It's impossible for me to believe that in the game of high stakes Hold'em that these pros are playing, something as noticeable and prominent as an iPod next to their chips is as innocent as it appears to be. As far as I can tell, there are a few different ways to examine the headphone phenomenon in poker.
The first is that they present you as a competitor and character who takes the game a little less seriously. You come across as nonchalant and removed from the action on the table. Just like in real life when you see people walking the streets with the ever-telling white ear-buds emerging from their heads, the impression of being slightly detached is projected and achieved. To your opponents, you're basically in your own world and doing your own thing - out of the action until you decide to be a part of it.
When a player has headphones in, however, they theoretically can't hear what is being said at the table. They often ask the dealer if they have to call or raise, what the bet is, and other questions. Playing this inability up could potentially work to a player's advantage. Just another gag in their arsenal of tricks to mess with their opponents and have them think that the game they're playing is far from their mind.
The tunes can also serve as soothing motivation to a player. If he's taken a bad beat, he can cool out to some Miles or Coltrane in order to take the stress level down a notch and avoid going on tilt. Often when players lose a big hand they get frustrated, and listening to their opponents dumb chit-chat, or the ever present sound of raining chips that echoes through the gigantic poker room, can get really irritating. Headphones can drown all those sounds out, letting a player zone out, sit back, and wait for the right moment to act instead of making an irrational play at the wrong time.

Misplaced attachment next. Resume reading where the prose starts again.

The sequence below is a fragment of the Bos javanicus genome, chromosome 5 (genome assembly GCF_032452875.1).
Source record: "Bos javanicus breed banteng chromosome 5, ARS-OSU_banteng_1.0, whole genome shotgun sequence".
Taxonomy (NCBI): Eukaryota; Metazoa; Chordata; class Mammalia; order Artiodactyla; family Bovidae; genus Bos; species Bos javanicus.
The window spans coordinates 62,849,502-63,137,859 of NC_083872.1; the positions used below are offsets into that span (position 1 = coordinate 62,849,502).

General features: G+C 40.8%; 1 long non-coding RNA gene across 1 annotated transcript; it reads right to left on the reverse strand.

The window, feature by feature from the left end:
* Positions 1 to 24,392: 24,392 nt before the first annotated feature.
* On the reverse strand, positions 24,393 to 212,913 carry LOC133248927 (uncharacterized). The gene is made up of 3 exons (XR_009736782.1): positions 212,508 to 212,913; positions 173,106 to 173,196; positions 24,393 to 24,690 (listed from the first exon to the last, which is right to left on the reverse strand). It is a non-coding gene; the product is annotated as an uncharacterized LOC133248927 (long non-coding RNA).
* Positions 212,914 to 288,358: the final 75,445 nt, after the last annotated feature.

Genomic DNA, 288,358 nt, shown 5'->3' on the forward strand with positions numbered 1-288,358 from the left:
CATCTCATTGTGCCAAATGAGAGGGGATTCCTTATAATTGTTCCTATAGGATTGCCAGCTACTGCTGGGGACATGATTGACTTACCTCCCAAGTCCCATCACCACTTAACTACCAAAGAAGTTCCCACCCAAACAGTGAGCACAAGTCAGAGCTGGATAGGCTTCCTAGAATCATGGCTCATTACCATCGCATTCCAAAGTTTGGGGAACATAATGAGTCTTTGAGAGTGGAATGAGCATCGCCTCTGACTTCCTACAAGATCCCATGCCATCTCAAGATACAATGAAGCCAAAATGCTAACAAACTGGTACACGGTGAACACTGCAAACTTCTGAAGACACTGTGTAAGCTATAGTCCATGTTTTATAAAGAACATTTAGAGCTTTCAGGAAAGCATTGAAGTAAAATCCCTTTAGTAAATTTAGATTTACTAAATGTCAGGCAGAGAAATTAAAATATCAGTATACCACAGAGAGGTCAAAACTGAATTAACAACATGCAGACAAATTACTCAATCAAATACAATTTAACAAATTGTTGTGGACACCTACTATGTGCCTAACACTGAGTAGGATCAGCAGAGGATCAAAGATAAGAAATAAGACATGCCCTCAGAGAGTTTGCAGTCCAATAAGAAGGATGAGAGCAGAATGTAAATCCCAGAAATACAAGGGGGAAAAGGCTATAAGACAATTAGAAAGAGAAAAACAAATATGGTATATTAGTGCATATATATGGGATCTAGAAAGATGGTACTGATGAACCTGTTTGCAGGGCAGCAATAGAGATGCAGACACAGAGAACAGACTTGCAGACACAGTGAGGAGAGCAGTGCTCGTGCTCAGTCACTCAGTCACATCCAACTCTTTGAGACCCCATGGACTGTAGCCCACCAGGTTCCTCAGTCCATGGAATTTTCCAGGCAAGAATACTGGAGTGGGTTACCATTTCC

All of these reasons give headphones a favorable nod, but there's one large factor that could be used to argue against them. That, of course, is that you may miss out on something telling that your opponent says, and thus lose out on acquiring some valuable knowledge that would have otherwise gone unnoticed.
The best example would be if some guy at the table you've never played with before says something like "Man, I've been getting shitty cards all night." Everyone has heard this uttered at least once, if not once a tournament. Is this valuable knowledge? Probably. It signifies that this guy is likely willing to play the mediocre hands he normally wouldn't have. How you choose to use this knowledge is entirely up to you, but regardless, you're better off knowing it.
One final note on headphones at the table is that, if the day comes when every single player at the table is listening to an iPod, the game of poker will have surely lost something. Live games are social situations, and human interaction is what makes them so fun, unique and relevant. Without this social aspect, you might as well be staring at a screen.